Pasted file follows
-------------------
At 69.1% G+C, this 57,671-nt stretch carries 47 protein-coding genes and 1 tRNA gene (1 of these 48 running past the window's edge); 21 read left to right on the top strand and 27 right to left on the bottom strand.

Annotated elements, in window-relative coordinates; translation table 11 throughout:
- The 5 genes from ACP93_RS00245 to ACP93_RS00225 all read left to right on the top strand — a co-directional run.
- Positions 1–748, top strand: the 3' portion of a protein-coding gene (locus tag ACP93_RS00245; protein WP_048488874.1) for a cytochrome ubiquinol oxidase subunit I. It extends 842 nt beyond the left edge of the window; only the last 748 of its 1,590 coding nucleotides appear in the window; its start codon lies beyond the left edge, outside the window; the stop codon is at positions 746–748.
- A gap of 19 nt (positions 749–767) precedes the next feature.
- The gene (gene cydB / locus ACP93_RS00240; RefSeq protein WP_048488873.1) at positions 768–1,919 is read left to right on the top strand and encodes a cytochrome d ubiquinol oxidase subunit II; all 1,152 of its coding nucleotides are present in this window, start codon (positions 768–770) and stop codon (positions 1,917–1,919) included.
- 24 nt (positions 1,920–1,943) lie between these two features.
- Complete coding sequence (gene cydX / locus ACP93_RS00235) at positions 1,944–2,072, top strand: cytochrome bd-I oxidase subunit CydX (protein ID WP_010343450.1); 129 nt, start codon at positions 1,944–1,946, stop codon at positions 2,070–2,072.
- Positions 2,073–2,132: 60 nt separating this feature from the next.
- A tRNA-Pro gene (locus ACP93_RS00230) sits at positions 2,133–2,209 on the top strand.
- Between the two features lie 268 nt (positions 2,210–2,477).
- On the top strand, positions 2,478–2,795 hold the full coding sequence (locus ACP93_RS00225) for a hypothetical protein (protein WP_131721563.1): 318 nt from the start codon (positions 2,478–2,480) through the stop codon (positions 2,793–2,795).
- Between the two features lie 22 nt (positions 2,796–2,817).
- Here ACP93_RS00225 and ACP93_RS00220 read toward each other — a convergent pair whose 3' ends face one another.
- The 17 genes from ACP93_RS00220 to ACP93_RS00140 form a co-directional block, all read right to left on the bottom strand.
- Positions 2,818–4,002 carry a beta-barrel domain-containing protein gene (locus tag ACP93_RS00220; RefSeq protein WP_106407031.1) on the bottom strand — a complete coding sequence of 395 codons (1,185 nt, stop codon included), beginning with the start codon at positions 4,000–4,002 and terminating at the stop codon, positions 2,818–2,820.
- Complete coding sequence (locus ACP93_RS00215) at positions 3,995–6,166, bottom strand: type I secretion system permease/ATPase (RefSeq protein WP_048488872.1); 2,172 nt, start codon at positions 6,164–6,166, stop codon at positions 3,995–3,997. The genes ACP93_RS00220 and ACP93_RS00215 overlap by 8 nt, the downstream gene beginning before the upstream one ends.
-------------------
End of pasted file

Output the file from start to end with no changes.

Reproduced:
At 69.1% G+C, this 57,671-nt stretch carries 47 protein-coding genes and 1 tRNA gene (1 of these 48 running past the window's edge); 21 read left to right on the top strand and 27 right to left on the bottom strand.

Annotated elements, in window-relative coordinates; translation table 11 throughout:
- The 5 genes from ACP93_RS00245 to ACP93_RS00225 all read left to right on the top strand — a co-directional run.
- Positions 1–748, top strand: the 3' portion of a protein-coding gene (locus tag ACP93_RS00245; protein WP_048488874.1) for a cytochrome ubiquinol oxidase subunit I. It extends 842 nt beyond the left edge of the window; only the last 748 of its 1,590 coding nucleotides appear in the window; its start codon lies beyond the left edge, outside the window; the stop codon is at positions 746–748.
- A gap of 19 nt (positions 749–767) precedes the next feature.
- The gene (gene cydB / locus ACP93_RS00240; RefSeq protein WP_048488873.1) at positions 768–1,919 is read left to right on the top strand and encodes a cytochrome d ubiquinol oxidase subunit II; all 1,152 of its coding nucleotides are present in this window, start codon (positions 768–770) and stop codon (positions 1,917–1,919) included.
- 24 nt (positions 1,920–1,943) lie between these two features.
- Complete coding sequence (gene cydX / locus ACP93_RS00235) at positions 1,944–2,072, top strand: cytochrome bd-I oxidase subunit CydX (protein ID WP_010343450.1); 129 nt, start codon at positions 1,944–1,946, stop codon at positions 2,070–2,072.
- Positions 2,073–2,132: 60 nt separating this feature from the next.
- A tRNA-Pro gene (locus ACP93_RS00230) sits at positions 2,133–2,209 on the top strand.
- Between the two features lie 268 nt (positions 2,210–2,477).
- On the top strand, positions 2,478–2,795 hold the full coding sequence (locus ACP93_RS00225) for a hypothetical protein (protein WP_131721563.1): 318 nt from the start codon (positions 2,478–2,480) through the stop codon (positions 2,793–2,795).
- Between the two features lie 22 nt (positions 2,796–2,817).
- Here ACP93_RS00225 and ACP93_RS00220 read toward each other — a convergent pair whose 3' ends face one another.
- The 17 genes from ACP93_RS00220 to ACP93_RS00140 form a co-directional block, all read right to left on the bottom strand.
- Positions 2,818–4,002 carry a beta-barrel domain-containing protein gene (locus tag ACP93_RS00220; RefSeq protein WP_106407031.1) on the bottom strand — a complete coding sequence of 395 codons (1,185 nt, stop codon included), beginning with the start codon at positions 4,000–4,002 and terminating at the stop codon, positions 2,818–2,820.
- Complete coding sequence (locus ACP93_RS00215) at positions 3,995–6,166, bottom strand: type I secretion system permease/ATPase (RefSeq protein WP_048488872.1); 2,172 nt, start codon at positions 6,164–6,166, stop codon at positions 3,995–3,997. The genes ACP93_RS00220 and ACP93_RS00215 overlap by 8 nt, the downstream gene beginning before the upstream one ends.